In 1453 he began to rebuild the Acqua Vergine, the ruined Roman aqueduct which had brought clean drinking water to the city from eight miles (13 km) away. He also decided to revive the Roman custom of marking the arrival point of an aqueduct with a mostra, a grand commemorative fountain. 

He commissioned the architect Leon Battista Alberti to build a wall fountain where the Trevi Fountain is now located. Alberti restored, modified, and expanded the aqueduct that supplied both the Trevi Fountain as well as the famous baroque fountains in the Piazza del Popolo and Piazza Navona.
We spotted a t-shirt that almost looked like it had an Oklahoma University logo. It turned out to just say ROMA. ML got a kick out of it anyway.
Our tour of the Vatican and St. Peter's Basilica was arranged through a tour guide who has also given Rome tours to several of our friends, Anne Hogan. Anne was fantastic. She knew exactly how to lead us through this amazing historical site without completely overwhelming us. It could have easily been overwhelming.

If you are ever going to Rome, I would be happy to share Anne and her husband Simone's contact information with you. They were wonderful!

There is a dove inside the stained glass window behind the alter.
The light in the cathedral was just perfect. There was a service going on in the main area and the sounds were just as dramatic as the lights.

One of the highlights in Rome was a dinner experience we had with Simone, Anne's husband who is a personal chef. Simone arrange for us to meet him in Testaccio for some local foods and a wine tasting at a local enoteca. I was not familiar with this word so I looked it up.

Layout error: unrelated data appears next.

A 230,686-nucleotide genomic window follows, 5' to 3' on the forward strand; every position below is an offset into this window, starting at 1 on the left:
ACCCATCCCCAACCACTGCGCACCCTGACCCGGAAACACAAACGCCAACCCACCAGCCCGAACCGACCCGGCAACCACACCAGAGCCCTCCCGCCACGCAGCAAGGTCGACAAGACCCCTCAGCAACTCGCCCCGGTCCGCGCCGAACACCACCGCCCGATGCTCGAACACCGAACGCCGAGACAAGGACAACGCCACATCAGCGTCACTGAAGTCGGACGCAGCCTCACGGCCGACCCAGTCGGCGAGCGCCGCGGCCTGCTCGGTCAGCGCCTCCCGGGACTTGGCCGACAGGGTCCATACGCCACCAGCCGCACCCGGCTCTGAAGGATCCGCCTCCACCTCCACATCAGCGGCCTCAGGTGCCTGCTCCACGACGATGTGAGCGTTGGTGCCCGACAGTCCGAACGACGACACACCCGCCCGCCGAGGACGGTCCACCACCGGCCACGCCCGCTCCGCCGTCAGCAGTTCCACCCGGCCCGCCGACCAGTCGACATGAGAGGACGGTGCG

Enoteca (plural: Enoteche) is an Italian word, derived from the Greek word Οινοθήκη, which literally means ”wine repository” (from Oeno/Eno- Οινός "wine", and teca Θήκη, "receptacle, case, box"), but is used to describe a special type of local or regional wine shop that originated in Italy.

We finished the evening with local gelato.

Would you like a little vodka with your gelato?
The next day we toured the Testaccio market with Simone. This was a very unique Roman adventure and once again we were surprised and thrilled with the experience.

Zucchini blooms were everywhere. Oh, how I wish we had these in Bahrain. They are delicious fried.

Fresh, homemade pasta abounded. If only we lived here then dinner would be set! Isn't this beautiful.

Simone took us to a very unique food stand where they served local wines and prosecco. Ten in the morning, eating salami, hams, cheeses and drinking prosecco. WOW!

Bring your own bottle or buy one at the stand. The wine was good, but the bottles were PLASTIC! Never in my life did I think I would drink wine from a plastic bottle and like it.

There were plenty of unique meats as well. This is horse.
They do not waste any part of the animal. The center meat is the stomach.
We even shopped for leather boots. 
Later Hubby D and I stopped for a  coffee and spotted a bottle of William Lawson on the shelf. We have a friend by that same name. Small world indeed.

There are miles of ancient Christian Catacombs under Rome. We visited the Catacomb of Santa Priscilla. One of Rome's first underground Christian cemeteries (dating back to 150 years before Christianity was legalized), this site has extraordinary ancient frescoes, eerie tunnels and the world's single oldest depiction of the Virgin Mary.

The Roman catacombs are eerie but we visited another site that was even more bazar – the Capuchin bone crypt, a cemetery literally built from bones! The chambers are decorated with the remains of some 4,000 friars.

The message at the end of crypt says it all: “What you are now, we once were. What we are now, you will be.” Strangely enough, the monks didn’t intend the site to be a morbid one but it was a bit unnerving.

Our Rome tour was over way too soon and so we were all on our way back to Paris for the flights home.

ML and I sat together again on the trip from Rome back to Paris. It was a bitter sweet ending to some wonderful memories. In just a few days she will start her engineering internship in Ft. Worth, Texas and move into another phase of her life.  They grow up fast!  

It was a great adventure and we have many wonderful memories to cherish.